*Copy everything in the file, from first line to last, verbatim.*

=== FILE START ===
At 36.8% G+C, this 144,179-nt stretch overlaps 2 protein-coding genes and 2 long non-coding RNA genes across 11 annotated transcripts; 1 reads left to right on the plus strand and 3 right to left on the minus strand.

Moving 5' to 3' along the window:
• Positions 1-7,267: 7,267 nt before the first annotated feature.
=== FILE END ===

At 36.8% G+C, this 144,179-nt stretch overlaps 2 protein-coding genes and 2 long non-coding RNA genes across 11 annotated transcripts; 1 reads left to right on the plus strand and 3 right to left on the minus strand.

Moving 5' to 3' along the window:
• Positions 1-7,267: 7,267 nt before the first annotated feature.